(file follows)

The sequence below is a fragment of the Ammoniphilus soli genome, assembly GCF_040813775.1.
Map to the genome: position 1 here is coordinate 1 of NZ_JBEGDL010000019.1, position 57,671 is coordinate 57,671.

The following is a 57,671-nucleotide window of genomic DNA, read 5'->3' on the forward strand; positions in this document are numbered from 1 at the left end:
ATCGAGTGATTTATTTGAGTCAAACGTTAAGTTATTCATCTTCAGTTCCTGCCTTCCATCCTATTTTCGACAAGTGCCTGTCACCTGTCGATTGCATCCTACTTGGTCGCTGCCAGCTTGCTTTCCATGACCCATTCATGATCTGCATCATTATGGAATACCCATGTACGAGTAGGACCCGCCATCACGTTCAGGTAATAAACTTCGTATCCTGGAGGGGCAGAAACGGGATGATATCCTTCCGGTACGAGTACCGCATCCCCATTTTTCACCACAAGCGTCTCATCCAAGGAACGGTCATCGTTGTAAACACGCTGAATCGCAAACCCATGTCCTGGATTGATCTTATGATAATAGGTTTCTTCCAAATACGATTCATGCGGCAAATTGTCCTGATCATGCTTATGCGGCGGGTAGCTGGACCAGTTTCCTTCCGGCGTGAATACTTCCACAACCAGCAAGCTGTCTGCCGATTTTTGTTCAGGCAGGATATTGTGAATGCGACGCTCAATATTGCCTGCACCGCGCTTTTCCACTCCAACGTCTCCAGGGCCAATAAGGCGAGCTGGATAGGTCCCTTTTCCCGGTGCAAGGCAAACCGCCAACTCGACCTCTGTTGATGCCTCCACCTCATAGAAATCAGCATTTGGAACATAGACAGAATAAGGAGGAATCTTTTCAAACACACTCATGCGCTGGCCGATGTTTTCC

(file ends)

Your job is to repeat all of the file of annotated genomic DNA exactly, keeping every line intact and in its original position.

The sequence below is a fragment of the Ammoniphilus soli genome, assembly GCF_040813775.1.
Map to the genome: position 1 here is coordinate 1 of NZ_JBEGDL010000019.1, position 57,671 is coordinate 57,671.

The following is a 57,671-nucleotide window of genomic DNA, read 5'->3' on the forward strand; positions in this document are numbered from 1 at the left end:
ATCGAGTGATTTATTTGAGTCAAACGTTAAGTTATTCATCTTCAGTTCCTGCCTTCCATCCTATTTTCGACAAGTGCCTGTCACCTGTCGATTGCATCCTACTTGGTCGCTGCCAGCTTGCTTTCCATGACCCATTCATGATCTGCATCATTATGGAATACCCATGTACGAGTAGGACCCGCCATCACGTTCAGGTAATAAACTTCGTATCCTGGAGGGGCAGAAACGGGATGATATCCTTCCGGTACGAGTACCGCATCCCCATTTTTCACCACAAGCGTCTCATCCAAGGAACGGTCATCGTTGTAAACACGCTGAATCGCAAACCCATGTCCTGGATTGATCTTATGATAATAGGTTTCTTCCAAATACGATTCATGCGGCAAATTGTCCTGATCATGCTTATGCGGCGGGTAGCTGGACCAGTTTCCTTCCGGCGTGAATACTTCCACAACCAGCAAGCTGTCTGCCGATTTTTGTTCAGGCAGGATATTGTGAATGCGACGCTCAATATTGCCTGCACCGCGCTTTTCCACTCCAACGTCTCCAGGGCCAATAAGGCGAGCTGGATAGGTCCCTTTTCCCGGTGCAAGGCAAACCGCCAACTCGACCTCTGTTGATGCCTCCACCTCATAGAAATCAGCATTTGGAACATAGACAGAATAAGGAGGAATCTTTTCAAACACACTCATGCGCTGGCCGATGTTTTCC